I am also the responsible MEP in the Socialist & Democrats Group in for a file in the Industry committee on the mid-term review of the Multi-annual Financial Framework (MFF). The MFF is the 7 year plan for the EU Budget and the midterm review is an opportunity to learn what is working and what isn't working so that the budget can be improved. This week I gave feedback to the MEP responsible for the file before I submit amendments on behalf of my political group. My aim on this file will be to protect investments and projects which are economically valuable for the UK and our region. Programmes like the Galileo GPS programme which has created jobs and stimulated private investment in our region.
In the Trade Union Intergroup this week we discussed the necessity of protecting workers in the EU. In particular, the terms and conditions of construction workers. The EU provides vital protections for employees such as maximum work periods and minimum rest periods, paid annual holidays and minimum rates of pay, including overtime rates. The UK's membership of the EU helps to facilitate an safe environment for workers that ensure they can do their jobs in safe conditions and have the social rights they are entitled to.
I met with Georgian Ambassador to the EU to discuss setting up an informal Friends of Georgia group in the Parliament. The Friendship Group will bring together MEPs as well as other relevant stakeholders to support and promote EU Georgia cooperation – including supporting Georgia’s reforms to promote democracy, human rights and the rule of law, economic reforms and bilateral trade and investment.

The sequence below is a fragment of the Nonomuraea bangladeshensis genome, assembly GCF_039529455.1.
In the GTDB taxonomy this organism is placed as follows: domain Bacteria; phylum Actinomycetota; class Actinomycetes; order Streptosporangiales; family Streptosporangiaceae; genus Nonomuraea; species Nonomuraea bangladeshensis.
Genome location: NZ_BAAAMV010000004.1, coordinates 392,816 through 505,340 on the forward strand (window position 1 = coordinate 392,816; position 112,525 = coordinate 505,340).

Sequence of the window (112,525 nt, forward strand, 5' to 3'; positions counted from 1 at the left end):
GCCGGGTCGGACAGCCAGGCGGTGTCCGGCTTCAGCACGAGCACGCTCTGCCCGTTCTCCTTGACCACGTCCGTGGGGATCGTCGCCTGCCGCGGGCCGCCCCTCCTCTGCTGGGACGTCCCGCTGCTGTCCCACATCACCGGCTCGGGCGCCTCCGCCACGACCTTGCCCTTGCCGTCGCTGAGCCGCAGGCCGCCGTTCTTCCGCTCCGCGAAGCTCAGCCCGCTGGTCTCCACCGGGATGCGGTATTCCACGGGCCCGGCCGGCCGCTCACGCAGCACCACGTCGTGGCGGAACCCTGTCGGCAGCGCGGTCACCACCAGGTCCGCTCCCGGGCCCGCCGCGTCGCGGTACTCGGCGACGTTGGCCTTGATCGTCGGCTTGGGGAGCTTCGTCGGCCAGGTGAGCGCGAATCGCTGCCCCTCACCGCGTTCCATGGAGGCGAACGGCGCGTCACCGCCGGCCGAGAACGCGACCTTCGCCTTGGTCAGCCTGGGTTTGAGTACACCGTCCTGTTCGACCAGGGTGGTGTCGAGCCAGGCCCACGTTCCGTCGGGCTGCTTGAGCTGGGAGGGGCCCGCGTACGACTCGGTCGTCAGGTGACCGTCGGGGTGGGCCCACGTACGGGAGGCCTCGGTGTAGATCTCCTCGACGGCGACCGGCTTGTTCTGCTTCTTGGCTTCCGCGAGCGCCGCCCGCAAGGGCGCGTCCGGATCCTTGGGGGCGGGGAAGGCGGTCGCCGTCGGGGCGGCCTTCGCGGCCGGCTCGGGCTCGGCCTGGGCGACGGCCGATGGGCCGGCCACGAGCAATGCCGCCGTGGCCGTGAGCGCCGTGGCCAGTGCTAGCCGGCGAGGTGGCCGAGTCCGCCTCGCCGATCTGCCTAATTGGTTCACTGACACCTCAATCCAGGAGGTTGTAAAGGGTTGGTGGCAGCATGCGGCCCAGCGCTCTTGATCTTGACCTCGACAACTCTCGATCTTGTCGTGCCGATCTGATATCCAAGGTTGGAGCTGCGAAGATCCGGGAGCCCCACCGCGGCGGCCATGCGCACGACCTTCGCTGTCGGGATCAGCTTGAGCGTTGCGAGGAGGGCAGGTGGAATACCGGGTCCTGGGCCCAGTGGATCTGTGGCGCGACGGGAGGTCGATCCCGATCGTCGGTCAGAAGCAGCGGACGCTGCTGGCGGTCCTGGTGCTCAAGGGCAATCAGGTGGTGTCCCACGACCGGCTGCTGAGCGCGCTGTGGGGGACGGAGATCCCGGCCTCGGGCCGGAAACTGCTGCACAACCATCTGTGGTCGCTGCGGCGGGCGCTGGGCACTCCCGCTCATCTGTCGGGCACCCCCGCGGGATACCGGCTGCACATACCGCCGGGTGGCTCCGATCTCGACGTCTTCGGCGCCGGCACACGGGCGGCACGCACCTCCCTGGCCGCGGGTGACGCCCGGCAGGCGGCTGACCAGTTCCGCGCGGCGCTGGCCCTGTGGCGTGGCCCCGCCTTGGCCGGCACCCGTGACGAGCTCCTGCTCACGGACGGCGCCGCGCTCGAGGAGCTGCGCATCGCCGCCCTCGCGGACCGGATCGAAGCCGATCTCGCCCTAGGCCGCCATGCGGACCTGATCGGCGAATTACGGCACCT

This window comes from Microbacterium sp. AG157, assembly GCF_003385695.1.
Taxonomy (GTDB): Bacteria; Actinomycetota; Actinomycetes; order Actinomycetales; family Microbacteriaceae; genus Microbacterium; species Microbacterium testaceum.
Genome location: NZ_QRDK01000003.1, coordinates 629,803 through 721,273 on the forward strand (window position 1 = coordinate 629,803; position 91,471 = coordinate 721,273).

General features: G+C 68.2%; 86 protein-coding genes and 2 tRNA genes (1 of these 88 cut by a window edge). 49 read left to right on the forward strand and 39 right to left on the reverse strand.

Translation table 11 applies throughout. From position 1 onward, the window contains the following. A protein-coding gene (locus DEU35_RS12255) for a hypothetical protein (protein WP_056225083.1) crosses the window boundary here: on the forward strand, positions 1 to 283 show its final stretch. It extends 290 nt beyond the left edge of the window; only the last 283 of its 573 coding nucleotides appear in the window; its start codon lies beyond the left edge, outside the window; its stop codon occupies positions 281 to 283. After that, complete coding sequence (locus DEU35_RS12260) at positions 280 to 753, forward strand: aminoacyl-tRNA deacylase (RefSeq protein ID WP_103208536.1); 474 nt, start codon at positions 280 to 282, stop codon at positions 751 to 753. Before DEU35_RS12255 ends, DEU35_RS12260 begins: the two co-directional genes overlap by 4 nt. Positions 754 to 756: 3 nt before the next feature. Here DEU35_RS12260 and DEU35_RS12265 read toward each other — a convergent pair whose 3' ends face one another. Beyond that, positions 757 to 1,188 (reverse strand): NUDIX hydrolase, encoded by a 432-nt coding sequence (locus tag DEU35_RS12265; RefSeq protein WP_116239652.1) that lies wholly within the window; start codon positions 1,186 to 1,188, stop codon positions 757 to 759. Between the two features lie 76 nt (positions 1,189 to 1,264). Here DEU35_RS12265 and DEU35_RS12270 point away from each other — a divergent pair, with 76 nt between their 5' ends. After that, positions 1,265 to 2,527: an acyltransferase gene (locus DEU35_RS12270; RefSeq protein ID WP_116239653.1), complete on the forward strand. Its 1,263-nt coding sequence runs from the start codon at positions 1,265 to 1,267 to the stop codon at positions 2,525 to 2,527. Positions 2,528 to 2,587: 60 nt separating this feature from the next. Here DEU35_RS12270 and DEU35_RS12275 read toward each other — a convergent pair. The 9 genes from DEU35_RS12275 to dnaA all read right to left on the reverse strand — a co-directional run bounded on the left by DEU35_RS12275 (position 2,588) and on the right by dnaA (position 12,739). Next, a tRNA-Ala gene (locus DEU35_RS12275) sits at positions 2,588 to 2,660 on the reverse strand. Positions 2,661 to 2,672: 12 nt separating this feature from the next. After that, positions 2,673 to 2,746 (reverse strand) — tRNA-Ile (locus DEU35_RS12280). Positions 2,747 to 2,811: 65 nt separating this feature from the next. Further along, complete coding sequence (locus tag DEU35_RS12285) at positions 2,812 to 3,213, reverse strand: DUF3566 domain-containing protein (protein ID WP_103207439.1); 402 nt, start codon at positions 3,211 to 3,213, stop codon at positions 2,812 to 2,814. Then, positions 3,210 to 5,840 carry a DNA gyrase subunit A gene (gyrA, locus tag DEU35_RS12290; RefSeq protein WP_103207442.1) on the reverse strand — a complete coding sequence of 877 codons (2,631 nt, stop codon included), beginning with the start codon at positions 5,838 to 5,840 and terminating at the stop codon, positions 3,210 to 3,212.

I finish the diary with the crisis in our Steel Industry. There has a huge amount of misinformation about the EU's role in the steel crisis over the past weeks, and following a debate in the parliament this week, I wanted to take the opportunity to separate the fact from the fiction.
The simple, unadulterated truth is that the EU has been trying hard to be part of the solution for UK steel. The government has been consistently part of the problem.
It is the Conservative party's ideology that is to blame, not EU rules. The Tories are libertarians who believe that the state has no role to play in the economy, despite EU rules allowing direct state aid to ailing industries in certain circumstances. The government let the Redcar steelwork go bust in 2015, arguing that the EU would not permit them to save it. We have always argued that this was just an excuse: nothing in EU law prevents a government from stepping in, as long as certain conditions are met. The French, German and Italian governments have done it in the past. Now the UK government is considering whether to temporarily nationalise Port Talbot. It's great that they are finally seeing the light, but this won't give us Redcar back. It won’t undo the damage already done.
China is pursuing a determined strategy to take over the European market. Their plan is to keep prices as low as possible until all EU producers are forced out and unable to return. This is costing China a great deal as they have to subsidise their own steel sector heavily to keep prices artificially low. But this will pay off eventually: China will soon be the only provider of steel in Europe, and thus be able to raise prices as it sees fit.
Rather than letting UK taxpayers bear the full cost of this war of attrition, we need to correct prices on the market to end the battle for good. The Conservative Party's ideological bias is the biggest hurdle we have to overcome in order to be able to do so. Unlike the European Commission, or even the World Trade Organisation, the Tories equate legitimate defensive measures against unfair trade with protectionism. Until we can convince them to shift on this too, there won't be any lasting relief for UK steel.